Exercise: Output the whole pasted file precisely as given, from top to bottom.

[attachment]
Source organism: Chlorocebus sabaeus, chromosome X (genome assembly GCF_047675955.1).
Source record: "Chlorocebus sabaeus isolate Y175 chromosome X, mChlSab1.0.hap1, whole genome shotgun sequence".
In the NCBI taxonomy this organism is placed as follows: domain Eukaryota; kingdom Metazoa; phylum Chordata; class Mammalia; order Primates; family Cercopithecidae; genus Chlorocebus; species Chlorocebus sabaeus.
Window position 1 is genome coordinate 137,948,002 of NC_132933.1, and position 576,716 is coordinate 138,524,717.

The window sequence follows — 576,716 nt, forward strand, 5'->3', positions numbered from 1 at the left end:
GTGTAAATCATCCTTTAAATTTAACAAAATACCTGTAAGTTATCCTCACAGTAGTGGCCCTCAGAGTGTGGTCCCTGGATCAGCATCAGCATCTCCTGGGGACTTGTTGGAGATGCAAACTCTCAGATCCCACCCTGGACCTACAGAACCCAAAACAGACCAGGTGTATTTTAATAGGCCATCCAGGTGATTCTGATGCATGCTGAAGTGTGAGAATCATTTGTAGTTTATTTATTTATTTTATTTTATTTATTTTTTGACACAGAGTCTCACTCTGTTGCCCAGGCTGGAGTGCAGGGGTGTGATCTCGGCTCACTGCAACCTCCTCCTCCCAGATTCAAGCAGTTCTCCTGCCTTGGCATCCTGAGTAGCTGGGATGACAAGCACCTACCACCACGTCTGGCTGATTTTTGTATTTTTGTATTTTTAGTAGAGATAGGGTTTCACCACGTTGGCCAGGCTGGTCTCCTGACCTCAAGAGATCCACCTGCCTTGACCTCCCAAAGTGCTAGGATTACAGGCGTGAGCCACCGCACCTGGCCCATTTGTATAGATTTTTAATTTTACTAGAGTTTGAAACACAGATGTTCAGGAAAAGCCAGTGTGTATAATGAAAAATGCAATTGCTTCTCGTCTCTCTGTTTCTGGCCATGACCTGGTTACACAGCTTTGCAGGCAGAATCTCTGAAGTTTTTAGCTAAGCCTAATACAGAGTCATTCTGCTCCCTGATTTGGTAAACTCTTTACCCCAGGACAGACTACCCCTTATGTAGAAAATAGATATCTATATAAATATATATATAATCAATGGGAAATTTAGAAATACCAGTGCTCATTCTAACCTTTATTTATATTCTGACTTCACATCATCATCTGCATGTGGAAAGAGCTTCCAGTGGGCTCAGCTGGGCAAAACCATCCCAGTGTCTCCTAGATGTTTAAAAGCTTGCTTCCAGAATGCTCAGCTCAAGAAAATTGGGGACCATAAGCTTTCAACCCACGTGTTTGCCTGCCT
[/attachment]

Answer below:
Source organism: Chlorocebus sabaeus, chromosome X (genome assembly GCF_047675955.1).
Source record: "Chlorocebus sabaeus isolate Y175 chromosome X, mChlSab1.0.hap1, whole genome shotgun sequence".
In the NCBI taxonomy this organism is placed as follows: domain Eukaryota; kingdom Metazoa; phylum Chordata; class Mammalia; order Primates; family Cercopithecidae; genus Chlorocebus; species Chlorocebus sabaeus.
Window position 1 is genome coordinate 137,948,002 of NC_132933.1, and position 576,716 is coordinate 138,524,717.

The window sequence follows — 576,716 nt, forward strand, 5'->3', positions numbered from 1 at the left end:
GTGTAAATCATCCTTTAAATTTAACAAAATACCTGTAAGTTATCCTCACAGTAGTGGCCCTCAGAGTGTGGTCCCTGGATCAGCATCAGCATCTCCTGGGGACTTGTTGGAGATGCAAACTCTCAGATCCCACCCTGGACCTACAGAACCCAAAACAGACCAGGTGTATTTTAATAGGCCATCCAGGTGATTCTGATGCATGCTGAAGTGTGAGAATCATTTGTAGTTTATTTATTTATTTTATTTTATTTATTTTTTGACACAGAGTCTCACTCTGTTGCCCAGGCTGGAGTGCAGGGGTGTGATCTCGGCTCACTGCAACCTCCTCCTCCCAGATTCAAGCAGTTCTCCTGCCTTGGCATCCTGAGTAGCTGGGATGACAAGCACCTACCACCACGTCTGGCTGATTTTTGTATTTTTGTATTTTTAGTAGAGATAGGGTTTCACCACGTTGGCCAGGCTGGTCTCCTGACCTCAAGAGATCCACCTGCCTTGACCTCCCAAAGTGCTAGGATTACAGGCGTGAGCCACCGCACCTGGCCCATTTGTATAGATTTTTAATTTTACTAGAGTTTGAAACACAGATGTTCAGGAAAAGCCAGTGTGTATAATGAAAAATGCAATTGCTTCTCGTCTCTCTGTTTCTGGCCATGACCTGGTTACACAGCTTTGCAGGCAGAATCTCTGAAGTTTTTAGCTAAGCCTAATACAGAGTCATTCTGCTCCCTGATTTGGTAAACTCTTTACCCCAGGACAGACTACCCCTTATGTAGAAAATAGATATCTATATAAATATATATATAATCAATGGGAAATTTAGAAATACCAGTGCTCATTCTAACCTTTATTTATATTCTGACTTCACATCATCATCTGCATGTGGAAAGAGCTTCCAGTGGGCTCAGCTGGGCAAAACCATCCCAGTGTCTCCTAGATGTTTAAAAGCTTGCTTCCAGAATGCTCAGCTCAAGAAAATTGGGGACCATAAGCTTTCAACCCACGTGTTTGCCTGCCT